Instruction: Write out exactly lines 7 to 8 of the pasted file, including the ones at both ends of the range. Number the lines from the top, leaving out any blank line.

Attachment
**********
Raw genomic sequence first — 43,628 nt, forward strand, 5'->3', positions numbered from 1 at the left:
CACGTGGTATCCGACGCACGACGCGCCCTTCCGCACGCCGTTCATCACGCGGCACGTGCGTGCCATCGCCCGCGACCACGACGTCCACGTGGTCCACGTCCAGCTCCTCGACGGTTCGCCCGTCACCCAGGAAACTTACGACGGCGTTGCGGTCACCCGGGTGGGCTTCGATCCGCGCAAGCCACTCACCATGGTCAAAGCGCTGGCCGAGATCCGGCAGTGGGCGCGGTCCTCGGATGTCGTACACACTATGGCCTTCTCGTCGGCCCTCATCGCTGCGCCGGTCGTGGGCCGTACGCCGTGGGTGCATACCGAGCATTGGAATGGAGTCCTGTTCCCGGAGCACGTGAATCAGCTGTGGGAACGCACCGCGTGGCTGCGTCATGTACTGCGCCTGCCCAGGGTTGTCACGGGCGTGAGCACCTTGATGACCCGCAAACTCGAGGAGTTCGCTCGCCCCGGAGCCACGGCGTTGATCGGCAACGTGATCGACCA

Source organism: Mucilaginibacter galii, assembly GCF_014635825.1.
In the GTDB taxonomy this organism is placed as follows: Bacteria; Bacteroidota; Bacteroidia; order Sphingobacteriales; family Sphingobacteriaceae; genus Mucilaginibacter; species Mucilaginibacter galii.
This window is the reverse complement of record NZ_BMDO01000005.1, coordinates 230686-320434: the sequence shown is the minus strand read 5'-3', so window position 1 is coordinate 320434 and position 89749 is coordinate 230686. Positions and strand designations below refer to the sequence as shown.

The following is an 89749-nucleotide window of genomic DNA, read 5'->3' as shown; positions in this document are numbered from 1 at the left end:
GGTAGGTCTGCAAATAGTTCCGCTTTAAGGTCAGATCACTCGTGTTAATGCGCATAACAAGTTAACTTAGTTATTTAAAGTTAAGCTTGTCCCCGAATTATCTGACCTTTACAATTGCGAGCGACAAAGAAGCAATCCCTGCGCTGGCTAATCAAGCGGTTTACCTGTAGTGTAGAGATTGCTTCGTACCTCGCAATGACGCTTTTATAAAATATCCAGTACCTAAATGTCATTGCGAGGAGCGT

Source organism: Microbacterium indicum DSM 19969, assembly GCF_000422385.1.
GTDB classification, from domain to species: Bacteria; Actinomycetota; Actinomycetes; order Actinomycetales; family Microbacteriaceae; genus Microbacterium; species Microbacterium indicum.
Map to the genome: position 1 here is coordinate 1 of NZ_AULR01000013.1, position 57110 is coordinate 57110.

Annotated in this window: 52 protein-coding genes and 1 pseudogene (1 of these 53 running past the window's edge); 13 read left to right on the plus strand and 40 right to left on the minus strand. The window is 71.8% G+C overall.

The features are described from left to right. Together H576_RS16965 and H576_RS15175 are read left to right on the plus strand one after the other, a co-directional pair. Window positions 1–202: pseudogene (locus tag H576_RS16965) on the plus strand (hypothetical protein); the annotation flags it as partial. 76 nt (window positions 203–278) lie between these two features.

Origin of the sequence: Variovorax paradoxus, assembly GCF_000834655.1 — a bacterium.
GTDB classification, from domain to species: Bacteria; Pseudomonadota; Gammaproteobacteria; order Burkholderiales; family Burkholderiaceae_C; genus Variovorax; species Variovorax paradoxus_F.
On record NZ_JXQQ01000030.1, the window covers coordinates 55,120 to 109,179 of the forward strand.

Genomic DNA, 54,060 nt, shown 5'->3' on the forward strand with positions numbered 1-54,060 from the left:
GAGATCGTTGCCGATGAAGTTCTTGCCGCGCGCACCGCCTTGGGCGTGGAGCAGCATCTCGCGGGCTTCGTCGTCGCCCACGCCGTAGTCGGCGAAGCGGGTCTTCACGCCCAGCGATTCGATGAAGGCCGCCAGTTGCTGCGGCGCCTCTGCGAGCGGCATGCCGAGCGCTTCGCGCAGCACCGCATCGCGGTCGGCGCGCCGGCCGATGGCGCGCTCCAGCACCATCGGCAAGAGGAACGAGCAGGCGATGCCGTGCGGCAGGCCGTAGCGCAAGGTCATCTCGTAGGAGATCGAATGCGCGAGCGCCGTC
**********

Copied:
GGTAGGTCTGCAAATAGTTCCGCTTTAAGGTCAGATCACTCGTGTTAATGCGCATAACAAGTTAACTTAGTTATTTAAAGTTAAGCTTGTCCCCGAATTATCTGACCTTTACAATTGCGAGCGACAAAGAAGCAATCCCTGCGCTGGCTAATCAAGCGGTTTACCTGTAGTGTAGAGATTGCTTCGTACCTCGCAATGACGCTTTTATAAAATATCCAGTACCTAAATGTCATTGCGAGGAGCGT

Source organism: Microbacterium indicum DSM 19969, assembly GCF_000422385.1.